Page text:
PHILADELPHIA (AP) — The Philadelphia Phillies are keeping the hits coming at this World Series.
On the scoreboard — and from Billboard.
While Kyle Schwarber and the NL champion Phillies took batting practice ahead of Game 3 on Tuesday night, Mr Hollywood DJ and DJ Smooth stood behind a turntable near the home dugout, spinning tunes from a playlist created by backup catcher Garrett Stubbs.
“A lot of the guys have the music they like, and then I just ended up just putting it all together,” Stubbs said.
Clubhouse dance parties have been a staple celebration for the team during this October run, with Calum Scott’s cover of “Dancing on My Own” the signature song. But the team has been pumping out jams before games, too, after players decided early in the season they wanted the right music to set the mood.
“They asked for it, so we said: ‘That’s any easy one,’” president of baseball operations Dave Dombrowski recalled.
So they brought in Mr Hollywood DJ, otherwise known 39-year-old Everett Jackson, and DJ Smooth, a.k.a. 30-year-old Austin Sotoloff.
Stubbs assembles the playlists, also used for those postgame bashes. Through early drills and batting practice, music pulses from the ballpark sound system. Players occasionally shimmied between swings Tuesday as they prepared to play the Houston Astros.
“They kind of wanted to pump it up a little bit more, bring the energy. The players love it. They have a good time,” Mr Hollywood DJ said.
Stubbs, a 29-year-old from San Diego, was acquired by the Phillies last November from the Astros. He greeted Houston general manager James Click and manager Dusty Baker with hugs when they walked by the batting cage.
Stubbs’ taste may be more traditional than most teammates: His walkup music is Frank Sinatra’s version of Dean Kay and Kelly Gordon’s “That’s Life.”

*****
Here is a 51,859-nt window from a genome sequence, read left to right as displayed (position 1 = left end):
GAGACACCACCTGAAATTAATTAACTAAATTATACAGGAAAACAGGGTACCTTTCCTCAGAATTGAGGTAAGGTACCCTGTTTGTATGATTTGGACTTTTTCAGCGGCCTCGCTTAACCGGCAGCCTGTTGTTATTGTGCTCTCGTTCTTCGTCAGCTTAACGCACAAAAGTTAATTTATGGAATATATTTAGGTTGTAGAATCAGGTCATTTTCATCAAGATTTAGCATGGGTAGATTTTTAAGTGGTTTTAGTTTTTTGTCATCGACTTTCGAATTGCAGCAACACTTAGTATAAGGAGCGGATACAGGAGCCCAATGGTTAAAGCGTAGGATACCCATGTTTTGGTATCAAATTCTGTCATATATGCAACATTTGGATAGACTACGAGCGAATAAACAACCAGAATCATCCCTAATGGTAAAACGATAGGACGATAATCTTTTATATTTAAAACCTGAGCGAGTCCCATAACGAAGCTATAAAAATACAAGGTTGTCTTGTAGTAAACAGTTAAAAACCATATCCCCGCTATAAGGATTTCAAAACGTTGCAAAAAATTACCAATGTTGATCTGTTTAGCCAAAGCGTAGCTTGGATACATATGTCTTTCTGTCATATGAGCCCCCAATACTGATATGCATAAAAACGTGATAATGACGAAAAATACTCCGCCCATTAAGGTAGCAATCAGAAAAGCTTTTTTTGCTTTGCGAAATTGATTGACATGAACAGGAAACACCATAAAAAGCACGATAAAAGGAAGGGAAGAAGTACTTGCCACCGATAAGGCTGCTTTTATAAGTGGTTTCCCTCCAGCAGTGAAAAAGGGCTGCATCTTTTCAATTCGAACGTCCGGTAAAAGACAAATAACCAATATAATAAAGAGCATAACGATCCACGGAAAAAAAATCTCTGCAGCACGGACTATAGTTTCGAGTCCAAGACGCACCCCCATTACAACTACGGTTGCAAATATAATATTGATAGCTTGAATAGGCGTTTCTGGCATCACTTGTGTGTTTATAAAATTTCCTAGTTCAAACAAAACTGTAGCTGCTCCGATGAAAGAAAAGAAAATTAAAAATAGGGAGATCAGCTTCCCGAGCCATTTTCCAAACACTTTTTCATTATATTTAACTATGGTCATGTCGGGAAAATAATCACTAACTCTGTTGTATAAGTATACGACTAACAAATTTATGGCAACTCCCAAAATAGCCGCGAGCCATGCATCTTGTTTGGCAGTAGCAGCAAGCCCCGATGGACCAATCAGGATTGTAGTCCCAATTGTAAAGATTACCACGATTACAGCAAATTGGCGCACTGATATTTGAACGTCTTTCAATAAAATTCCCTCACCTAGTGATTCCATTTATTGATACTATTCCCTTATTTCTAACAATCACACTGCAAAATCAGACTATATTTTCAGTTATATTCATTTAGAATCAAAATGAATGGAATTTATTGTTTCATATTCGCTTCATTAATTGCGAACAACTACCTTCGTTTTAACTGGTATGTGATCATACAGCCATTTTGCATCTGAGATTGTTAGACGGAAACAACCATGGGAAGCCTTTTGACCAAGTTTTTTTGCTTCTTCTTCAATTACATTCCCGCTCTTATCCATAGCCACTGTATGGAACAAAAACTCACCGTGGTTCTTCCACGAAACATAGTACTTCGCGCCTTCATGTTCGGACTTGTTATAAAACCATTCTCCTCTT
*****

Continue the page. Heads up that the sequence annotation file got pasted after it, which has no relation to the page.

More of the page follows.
“I like all music encompassing, so it’s easy for me to put a lot of the songs they like on there,” Stubbs said. “I don’t have very much knowledge in the rap genre. (Outfielder Brandon) Marsh is the guy to go to for rap music.”
Baker recalled Chuck Berry’s “Johnny B. Goode” being picked for him as walkup music at Triple-A Richmond in 1970-71. Back then, players didn’t have a choice.
“I would have probably had three or four of ‘em depending on what mood I needed to be in,” the 19-year big league outfielder said. “From reggae music to Tupac (Skakur) or something like that to get me ready. I use that now to get me ready or to calm me down, whatever I need — or to be angry or to be mellow. Music does that for me. First thing I do after I read, I turn my music on and my wife’s like, Turn the music down. So I put the shirt on that says, `If the music’s too loud that means you’re getting too old.‘”
Scott’s “Dancing on My Own” is reserved for playing in the ballpark and the clubhouse after wins. The artist hasn’t performed it live at the park, but Stubbs hopes maybe he’ll swing by if the Phillies win the Series. They entered Tuesday tied 1-1 with Houston.
“He won’t be playing until we get that thing on our fingers,” Stubbs said. “People can look forward to something from him probably if we see it all the way through to the end.”
On-field DJs popped up at a few ballparks this season. At Yankee Stadium, slugger Giancarlo Stanton brought longtime friend and DJ ShaneO to mix things up.
At the SkyDome in Toronto during the 1992 Series, the public address system played rock when the Jays practiced and elevator music — classical and middle-of-the-road — for Atlanta. The Braves returned musical favor with the reverse before Game 6 at Atlanta-Fulton County Stadium.
“I would love to do that. I got `Careless Whisper’ on deck, just in case,” Mr Hollywood DJ said, referencing a George Michael smooth jazz track. “We got to get Houston in the mood.”
The pair packed up when the Phillies finished BP at 6 p.m. and moved to a booth in the second deck beyond first-base, where they spin in-game tunes.
When the Astros practiced, they were met by “Cold Heart,” the Dua Lipa and Elton John remix, and Harry Styles’ “Music for a Sushi Restaurant.”
“Mind games,” Stubbs said.
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